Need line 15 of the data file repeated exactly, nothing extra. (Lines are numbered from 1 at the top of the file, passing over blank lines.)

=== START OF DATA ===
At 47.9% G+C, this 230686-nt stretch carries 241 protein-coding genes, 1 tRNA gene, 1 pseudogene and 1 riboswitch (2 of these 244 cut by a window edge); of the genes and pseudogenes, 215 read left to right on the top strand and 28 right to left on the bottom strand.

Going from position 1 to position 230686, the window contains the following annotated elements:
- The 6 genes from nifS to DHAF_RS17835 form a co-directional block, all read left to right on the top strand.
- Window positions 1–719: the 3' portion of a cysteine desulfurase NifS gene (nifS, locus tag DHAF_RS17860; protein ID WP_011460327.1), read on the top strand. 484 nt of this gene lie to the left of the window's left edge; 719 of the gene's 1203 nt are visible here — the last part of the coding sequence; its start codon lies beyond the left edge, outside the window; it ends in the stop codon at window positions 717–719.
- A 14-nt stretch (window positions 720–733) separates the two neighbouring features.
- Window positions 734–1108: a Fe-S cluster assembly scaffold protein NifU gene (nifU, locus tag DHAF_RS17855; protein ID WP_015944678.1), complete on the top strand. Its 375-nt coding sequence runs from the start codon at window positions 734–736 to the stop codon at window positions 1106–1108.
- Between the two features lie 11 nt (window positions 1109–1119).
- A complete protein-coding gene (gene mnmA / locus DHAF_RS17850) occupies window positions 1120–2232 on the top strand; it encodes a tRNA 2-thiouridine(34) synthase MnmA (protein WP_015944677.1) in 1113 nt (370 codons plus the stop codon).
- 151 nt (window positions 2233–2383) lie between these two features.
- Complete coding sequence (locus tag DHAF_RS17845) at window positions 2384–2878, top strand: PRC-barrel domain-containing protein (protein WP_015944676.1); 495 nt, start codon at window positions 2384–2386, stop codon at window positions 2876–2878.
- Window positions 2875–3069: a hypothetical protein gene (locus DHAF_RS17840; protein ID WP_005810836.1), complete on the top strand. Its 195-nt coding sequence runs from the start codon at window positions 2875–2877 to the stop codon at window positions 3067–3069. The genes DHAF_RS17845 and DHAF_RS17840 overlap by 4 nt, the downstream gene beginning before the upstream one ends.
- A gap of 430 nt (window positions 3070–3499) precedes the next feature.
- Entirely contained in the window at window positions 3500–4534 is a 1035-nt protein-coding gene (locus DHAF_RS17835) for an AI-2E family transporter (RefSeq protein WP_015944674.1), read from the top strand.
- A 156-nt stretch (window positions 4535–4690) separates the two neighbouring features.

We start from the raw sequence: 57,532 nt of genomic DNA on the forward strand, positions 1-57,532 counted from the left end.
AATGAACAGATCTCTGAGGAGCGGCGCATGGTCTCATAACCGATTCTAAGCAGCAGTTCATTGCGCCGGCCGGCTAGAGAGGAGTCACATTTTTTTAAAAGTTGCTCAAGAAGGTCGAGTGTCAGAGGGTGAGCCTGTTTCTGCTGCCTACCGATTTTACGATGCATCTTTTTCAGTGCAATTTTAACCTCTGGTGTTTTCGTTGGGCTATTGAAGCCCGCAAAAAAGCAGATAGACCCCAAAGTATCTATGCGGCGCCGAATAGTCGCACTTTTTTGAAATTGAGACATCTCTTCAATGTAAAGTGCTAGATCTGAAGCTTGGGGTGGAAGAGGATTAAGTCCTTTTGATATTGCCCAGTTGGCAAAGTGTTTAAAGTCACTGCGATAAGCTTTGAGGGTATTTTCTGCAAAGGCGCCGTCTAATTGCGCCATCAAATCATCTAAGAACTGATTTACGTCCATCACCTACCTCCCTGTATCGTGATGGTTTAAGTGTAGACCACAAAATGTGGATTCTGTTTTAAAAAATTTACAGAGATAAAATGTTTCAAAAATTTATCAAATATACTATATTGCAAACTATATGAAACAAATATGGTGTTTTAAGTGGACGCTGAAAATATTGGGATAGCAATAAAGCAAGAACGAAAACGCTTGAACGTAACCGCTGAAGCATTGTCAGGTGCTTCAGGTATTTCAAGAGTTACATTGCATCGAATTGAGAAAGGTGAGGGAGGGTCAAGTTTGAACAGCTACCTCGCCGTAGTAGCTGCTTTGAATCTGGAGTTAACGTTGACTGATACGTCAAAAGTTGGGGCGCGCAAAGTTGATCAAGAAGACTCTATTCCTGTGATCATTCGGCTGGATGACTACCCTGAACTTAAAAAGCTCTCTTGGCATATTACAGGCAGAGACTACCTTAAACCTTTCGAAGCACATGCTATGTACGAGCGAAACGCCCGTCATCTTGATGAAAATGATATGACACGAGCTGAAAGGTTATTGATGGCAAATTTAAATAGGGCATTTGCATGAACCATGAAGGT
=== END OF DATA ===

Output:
We start from the raw sequence: 57,532 nt of genomic DNA on the forward strand, positions 1-57,532 counted from the left end.